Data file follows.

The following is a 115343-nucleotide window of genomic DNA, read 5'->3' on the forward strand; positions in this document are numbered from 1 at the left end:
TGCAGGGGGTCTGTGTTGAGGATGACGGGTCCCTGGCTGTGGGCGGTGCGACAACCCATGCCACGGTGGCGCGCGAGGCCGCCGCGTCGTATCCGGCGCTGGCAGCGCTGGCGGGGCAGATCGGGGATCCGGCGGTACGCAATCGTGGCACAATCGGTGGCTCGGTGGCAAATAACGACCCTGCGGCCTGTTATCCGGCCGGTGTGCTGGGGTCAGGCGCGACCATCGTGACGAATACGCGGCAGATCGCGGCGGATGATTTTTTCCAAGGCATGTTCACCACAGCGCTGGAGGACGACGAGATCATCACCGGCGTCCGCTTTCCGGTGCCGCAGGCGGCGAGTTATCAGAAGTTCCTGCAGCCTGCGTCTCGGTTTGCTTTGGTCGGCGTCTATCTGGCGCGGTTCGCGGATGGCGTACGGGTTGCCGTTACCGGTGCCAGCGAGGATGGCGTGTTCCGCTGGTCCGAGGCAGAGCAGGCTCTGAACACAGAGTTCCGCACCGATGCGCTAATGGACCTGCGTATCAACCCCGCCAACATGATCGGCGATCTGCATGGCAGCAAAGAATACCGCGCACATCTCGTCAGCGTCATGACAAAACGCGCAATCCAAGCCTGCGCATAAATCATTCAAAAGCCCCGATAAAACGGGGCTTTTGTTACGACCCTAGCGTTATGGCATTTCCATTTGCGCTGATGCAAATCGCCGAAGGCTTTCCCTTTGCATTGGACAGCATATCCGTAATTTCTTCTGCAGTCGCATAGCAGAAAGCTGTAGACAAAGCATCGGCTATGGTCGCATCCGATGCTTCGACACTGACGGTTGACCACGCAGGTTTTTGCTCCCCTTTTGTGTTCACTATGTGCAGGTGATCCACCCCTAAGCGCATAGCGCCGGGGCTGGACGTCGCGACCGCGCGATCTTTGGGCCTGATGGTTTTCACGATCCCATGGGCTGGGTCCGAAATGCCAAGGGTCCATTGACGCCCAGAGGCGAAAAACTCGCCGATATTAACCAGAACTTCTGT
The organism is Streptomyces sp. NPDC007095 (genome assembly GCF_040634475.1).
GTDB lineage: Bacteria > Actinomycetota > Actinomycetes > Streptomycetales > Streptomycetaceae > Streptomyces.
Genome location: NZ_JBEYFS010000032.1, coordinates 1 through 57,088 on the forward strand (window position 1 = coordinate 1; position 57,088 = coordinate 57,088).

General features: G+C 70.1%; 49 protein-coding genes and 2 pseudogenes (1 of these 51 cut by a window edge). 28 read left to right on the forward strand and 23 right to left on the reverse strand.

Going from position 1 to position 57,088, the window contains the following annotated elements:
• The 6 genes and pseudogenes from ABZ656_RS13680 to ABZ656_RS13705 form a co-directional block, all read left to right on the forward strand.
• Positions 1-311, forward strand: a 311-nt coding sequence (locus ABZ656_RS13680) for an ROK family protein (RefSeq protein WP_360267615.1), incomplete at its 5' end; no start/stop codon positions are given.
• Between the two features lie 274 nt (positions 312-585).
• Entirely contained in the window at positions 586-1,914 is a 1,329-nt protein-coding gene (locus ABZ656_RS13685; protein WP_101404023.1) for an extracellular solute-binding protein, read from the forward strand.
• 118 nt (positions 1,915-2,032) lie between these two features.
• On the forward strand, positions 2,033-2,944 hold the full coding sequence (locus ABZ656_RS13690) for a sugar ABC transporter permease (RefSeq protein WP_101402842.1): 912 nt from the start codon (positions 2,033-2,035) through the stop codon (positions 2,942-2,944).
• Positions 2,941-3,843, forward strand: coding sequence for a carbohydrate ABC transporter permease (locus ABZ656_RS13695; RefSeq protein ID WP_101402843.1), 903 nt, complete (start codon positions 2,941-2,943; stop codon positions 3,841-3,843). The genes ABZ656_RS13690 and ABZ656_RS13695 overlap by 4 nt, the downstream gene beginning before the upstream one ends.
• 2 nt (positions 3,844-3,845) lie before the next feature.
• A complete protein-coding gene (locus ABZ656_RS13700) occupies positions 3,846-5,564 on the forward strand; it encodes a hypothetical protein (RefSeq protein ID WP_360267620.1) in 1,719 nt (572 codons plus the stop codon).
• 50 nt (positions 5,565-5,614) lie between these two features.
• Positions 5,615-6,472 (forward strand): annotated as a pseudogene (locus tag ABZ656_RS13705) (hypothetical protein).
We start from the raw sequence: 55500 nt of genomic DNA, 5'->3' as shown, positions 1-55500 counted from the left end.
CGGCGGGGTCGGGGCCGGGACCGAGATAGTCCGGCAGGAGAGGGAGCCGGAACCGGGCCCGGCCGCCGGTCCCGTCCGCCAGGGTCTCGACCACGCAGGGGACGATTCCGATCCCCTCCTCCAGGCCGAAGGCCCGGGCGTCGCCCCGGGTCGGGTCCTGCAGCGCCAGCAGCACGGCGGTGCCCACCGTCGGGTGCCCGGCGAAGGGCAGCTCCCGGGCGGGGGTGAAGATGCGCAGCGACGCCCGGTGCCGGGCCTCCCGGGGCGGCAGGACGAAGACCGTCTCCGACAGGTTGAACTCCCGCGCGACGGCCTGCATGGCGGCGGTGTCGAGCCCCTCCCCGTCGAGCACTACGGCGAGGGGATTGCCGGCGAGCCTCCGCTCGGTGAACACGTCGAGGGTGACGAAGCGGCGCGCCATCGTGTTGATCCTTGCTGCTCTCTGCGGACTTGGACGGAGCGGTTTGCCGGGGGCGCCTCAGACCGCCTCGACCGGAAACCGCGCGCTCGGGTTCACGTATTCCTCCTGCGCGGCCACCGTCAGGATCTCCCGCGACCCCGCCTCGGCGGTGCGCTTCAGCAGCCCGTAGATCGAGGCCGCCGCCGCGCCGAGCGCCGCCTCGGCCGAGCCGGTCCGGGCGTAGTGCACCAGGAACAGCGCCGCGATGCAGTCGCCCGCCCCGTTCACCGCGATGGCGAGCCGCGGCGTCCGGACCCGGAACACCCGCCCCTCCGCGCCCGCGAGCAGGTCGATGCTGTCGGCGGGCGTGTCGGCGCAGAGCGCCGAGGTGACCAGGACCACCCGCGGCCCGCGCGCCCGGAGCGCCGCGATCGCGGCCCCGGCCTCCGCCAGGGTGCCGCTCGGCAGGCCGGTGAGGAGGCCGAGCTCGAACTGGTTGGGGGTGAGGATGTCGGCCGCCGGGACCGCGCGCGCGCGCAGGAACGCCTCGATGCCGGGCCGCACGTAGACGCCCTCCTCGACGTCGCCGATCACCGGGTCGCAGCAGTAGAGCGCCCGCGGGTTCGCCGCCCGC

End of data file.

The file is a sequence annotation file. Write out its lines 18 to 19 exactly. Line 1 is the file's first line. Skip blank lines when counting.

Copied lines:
• Positions 5,615-6,472 (forward strand): annotated as a pseudogene (locus tag ABZ656_RS13705) (hypothetical protein).
We start from the raw sequence: 55500 nt of genomic DNA, 5'->3' as shown, positions 1-55500 counted from the left end.